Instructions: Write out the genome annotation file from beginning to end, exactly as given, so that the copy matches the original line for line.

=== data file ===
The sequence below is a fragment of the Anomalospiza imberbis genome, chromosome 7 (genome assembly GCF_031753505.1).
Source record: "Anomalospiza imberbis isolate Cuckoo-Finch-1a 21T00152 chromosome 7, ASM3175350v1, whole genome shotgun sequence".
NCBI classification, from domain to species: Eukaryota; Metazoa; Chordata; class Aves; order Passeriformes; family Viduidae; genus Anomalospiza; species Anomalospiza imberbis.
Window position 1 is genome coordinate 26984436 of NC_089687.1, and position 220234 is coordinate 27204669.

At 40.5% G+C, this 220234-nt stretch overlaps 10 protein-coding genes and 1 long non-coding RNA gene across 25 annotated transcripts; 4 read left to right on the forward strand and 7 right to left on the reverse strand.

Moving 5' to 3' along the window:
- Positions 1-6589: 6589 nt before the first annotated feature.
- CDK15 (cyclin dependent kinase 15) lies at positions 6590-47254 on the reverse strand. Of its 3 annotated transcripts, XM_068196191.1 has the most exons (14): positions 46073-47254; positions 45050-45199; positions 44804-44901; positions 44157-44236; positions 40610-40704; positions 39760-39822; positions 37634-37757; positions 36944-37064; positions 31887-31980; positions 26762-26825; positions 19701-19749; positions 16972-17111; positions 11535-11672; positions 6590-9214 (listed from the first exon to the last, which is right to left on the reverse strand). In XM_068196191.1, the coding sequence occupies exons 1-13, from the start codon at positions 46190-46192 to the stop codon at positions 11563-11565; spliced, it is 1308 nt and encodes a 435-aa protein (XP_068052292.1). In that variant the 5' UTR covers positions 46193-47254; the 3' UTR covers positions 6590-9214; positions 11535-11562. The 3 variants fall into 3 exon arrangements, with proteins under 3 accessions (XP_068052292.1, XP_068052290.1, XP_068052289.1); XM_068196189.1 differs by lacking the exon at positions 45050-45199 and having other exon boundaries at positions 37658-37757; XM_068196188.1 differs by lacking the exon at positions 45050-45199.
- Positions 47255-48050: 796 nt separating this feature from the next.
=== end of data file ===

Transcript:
The sequence below is a fragment of the Anomalospiza imberbis genome, chromosome 7 (genome assembly GCF_031753505.1).
Source record: "Anomalospiza imberbis isolate Cuckoo-Finch-1a 21T00152 chromosome 7, ASM3175350v1, whole genome shotgun sequence".
NCBI classification, from domain to species: Eukaryota; Metazoa; Chordata; class Aves; order Passeriformes; family Viduidae; genus Anomalospiza; species Anomalospiza imberbis.
Window position 1 is genome coordinate 26984436 of NC_089687.1, and position 220234 is coordinate 27204669.

At 40.5% G+C, this 220234-nt stretch overlaps 10 protein-coding genes and 1 long non-coding RNA gene across 25 annotated transcripts; 4 read left to right on the forward strand and 7 right to left on the reverse strand.

Moving 5' to 3' along the window:
- Positions 1-6589: 6589 nt before the first annotated feature.
- CDK15 (cyclin dependent kinase 15) lies at positions 6590-47254 on the reverse strand. Of its 3 annotated transcripts, XM_068196191.1 has the most exons (14): positions 46073-47254; positions 45050-45199; positions 44804-44901; positions 44157-44236; positions 40610-40704; positions 39760-39822; positions 37634-37757; positions 36944-37064; positions 31887-31980; positions 26762-26825; positions 19701-19749; positions 16972-17111; positions 11535-11672; positions 6590-9214 (listed from the first exon to the last, which is right to left on the reverse strand). In XM_068196191.1, the coding sequence occupies exons 1-13, from the start codon at positions 46190-46192 to the stop codon at positions 11563-11565; spliced, it is 1308 nt and encodes a 435-aa protein (XP_068052292.1). In that variant the 5' UTR covers positions 46193-47254; the 3' UTR covers positions 6590-9214; positions 11535-11562. The 3 variants fall into 3 exon arrangements, with proteins under 3 accessions (XP_068052292.1, XP_068052290.1, XP_068052289.1); XM_068196189.1 differs by lacking the exon at positions 45050-45199 and having other exon boundaries at positions 37658-37757; XM_068196188.1 differs by lacking the exon at positions 45050-45199.
- Positions 47255-48050: 796 nt separating this feature from the next.